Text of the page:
“Your gate is B29, be there by the time shown here.”

And naturally, I arrived way earlier than necessary. Usual state of business when I fly.

I’m currently waiting at the gate and wondering if I want to venture off for a coffee. My parents dropped me off at the airport not too long ago, after a nerve-wracking encounter with some typical highway 401 traffic heading into Toronto. Of course, checking my bag was a breeze, and I flew through security (despite struggling with my boot laces). So, here I sit, ready for the next big adventure to begin. I could even take a picture of myself here in the airport to post for authenticity, but there’s a lot of people around and that’s kind of awkward.

It’s hard to believe how quickly today went by, how quickly this week went by, and well, this entire summer. All along the way were the same questions and commentaries about leaving to study abroad. “Wow, it’ll be amazing!“, “You’ll have a great time. Eat all the food!“, and of course, “So, are you nervous?” And, at least for me, responding to things people have said regarding this experience hasn’t been very easy. Perhaps it’s just my awkwardness, but I find that when it’s such a mixed bag of sentiments, its not so easy to gauge how to answer.

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But it is exciting, and it still does make me nervous. And yes, I am going to eat all the food. But once again, I can’t help but liken the experience to what it was like coming to Glendon. I suppose if you were to ask me, I’m most nervous about going back to class (I rarely feel like I’m really good at being a student). I’ve found from working with our incoming first-years this summer that going to class in such a different environment is probably the most worrisome experience as a student.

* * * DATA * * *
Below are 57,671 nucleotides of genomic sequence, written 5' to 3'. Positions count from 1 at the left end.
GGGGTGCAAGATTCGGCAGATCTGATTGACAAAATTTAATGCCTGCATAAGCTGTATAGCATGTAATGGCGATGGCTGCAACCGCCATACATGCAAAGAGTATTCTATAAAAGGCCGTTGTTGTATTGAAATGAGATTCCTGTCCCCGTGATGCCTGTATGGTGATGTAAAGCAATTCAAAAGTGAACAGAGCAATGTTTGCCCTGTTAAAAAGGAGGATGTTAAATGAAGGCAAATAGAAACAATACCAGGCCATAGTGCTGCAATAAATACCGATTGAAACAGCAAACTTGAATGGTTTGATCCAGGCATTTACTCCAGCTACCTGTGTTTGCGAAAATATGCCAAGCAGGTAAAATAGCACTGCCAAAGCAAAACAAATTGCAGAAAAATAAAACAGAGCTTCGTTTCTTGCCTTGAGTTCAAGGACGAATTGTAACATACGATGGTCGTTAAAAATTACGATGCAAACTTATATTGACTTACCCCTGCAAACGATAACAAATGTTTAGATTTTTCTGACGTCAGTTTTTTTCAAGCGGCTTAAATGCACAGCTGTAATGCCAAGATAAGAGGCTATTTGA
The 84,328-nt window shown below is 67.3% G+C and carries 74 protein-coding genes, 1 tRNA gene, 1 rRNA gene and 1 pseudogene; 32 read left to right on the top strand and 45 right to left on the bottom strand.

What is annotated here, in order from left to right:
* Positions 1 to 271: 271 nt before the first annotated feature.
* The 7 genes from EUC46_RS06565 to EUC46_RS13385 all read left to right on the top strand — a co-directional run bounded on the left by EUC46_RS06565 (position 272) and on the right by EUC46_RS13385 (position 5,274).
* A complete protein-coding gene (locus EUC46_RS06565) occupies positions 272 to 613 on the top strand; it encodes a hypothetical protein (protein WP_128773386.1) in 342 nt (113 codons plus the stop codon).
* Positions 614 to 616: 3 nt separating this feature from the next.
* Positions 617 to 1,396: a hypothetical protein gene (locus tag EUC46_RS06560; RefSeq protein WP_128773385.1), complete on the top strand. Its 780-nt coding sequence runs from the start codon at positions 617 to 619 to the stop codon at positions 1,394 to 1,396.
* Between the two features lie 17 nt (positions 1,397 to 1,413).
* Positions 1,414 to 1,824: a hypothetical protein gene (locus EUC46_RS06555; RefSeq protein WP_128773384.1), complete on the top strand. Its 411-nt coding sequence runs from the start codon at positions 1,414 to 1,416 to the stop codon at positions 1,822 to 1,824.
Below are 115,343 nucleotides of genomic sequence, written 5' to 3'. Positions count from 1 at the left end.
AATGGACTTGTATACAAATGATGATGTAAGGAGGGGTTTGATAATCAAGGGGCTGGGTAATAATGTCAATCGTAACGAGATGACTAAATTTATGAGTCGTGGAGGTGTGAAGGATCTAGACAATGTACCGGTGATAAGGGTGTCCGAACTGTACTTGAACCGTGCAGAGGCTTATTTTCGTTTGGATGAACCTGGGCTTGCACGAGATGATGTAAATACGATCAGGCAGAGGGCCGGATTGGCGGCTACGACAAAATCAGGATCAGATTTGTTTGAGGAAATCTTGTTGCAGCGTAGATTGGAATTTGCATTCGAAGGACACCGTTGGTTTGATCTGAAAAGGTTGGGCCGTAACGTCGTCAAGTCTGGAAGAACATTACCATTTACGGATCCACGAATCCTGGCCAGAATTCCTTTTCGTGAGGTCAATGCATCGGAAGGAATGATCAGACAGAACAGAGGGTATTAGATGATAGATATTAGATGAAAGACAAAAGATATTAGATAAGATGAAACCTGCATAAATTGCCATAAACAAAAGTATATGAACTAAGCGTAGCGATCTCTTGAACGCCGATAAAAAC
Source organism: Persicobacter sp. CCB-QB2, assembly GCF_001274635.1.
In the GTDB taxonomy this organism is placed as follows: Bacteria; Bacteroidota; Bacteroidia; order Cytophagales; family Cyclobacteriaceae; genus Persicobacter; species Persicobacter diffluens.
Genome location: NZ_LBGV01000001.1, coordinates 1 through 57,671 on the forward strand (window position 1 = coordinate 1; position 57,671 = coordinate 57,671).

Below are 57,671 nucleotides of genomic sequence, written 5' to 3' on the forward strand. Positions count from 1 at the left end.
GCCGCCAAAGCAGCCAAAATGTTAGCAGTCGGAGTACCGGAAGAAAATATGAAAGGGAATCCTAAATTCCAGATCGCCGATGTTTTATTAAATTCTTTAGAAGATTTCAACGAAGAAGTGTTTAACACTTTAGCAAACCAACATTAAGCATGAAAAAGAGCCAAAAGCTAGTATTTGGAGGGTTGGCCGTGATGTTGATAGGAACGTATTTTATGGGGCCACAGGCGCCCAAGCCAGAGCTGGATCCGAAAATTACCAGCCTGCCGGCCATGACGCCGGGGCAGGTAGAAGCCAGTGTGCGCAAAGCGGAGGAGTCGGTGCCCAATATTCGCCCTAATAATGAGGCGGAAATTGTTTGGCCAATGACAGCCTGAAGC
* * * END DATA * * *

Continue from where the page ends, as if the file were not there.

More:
I like to remind myself of my experiences meeting exchange students at Glendon, their feelings coming to Canada, and how it was for them to get accustomed to our way of living. Considering the sheer amount of students that make their way to a foreign land to study or for work, there seems to be no reason to be nervous.

And so, I look forward to the next big adventure with an open mind. It’s yet another opportunity for a “fresh start”, and I’m ready to take it.

*My next post should include some photos and things to make it more interesting. In any case, you can subscribe to my blog via email in the right sidebar and stay tuned for a post about my adventures in Paris and Rennes in the next few days!

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About Drew

A student at the bilingual Glendon Campus of York University in Toronto, Canada, I also work as an eAmbassador in Student Recruitment and Applicant Relations. Currently studying Political Science as an international Bachelor of Arts, with a Certificate of Law and Social Thought. Last year, I was on exchange in Rennes, France studying at l'Institut d'études politiques.
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One Response to “Your gate is B29, be there by the time shown here.”

  1. Jaclyn says:

    You’re making me want to go on exchange…

    Do you read Hyperbole and a Half? If you haven’t already, you should read this post when you have time – it’s hilarious: http://hyperboleandahalf.blogspot.ca/2010/11/dogs-dont-understand-basic-concepts.html

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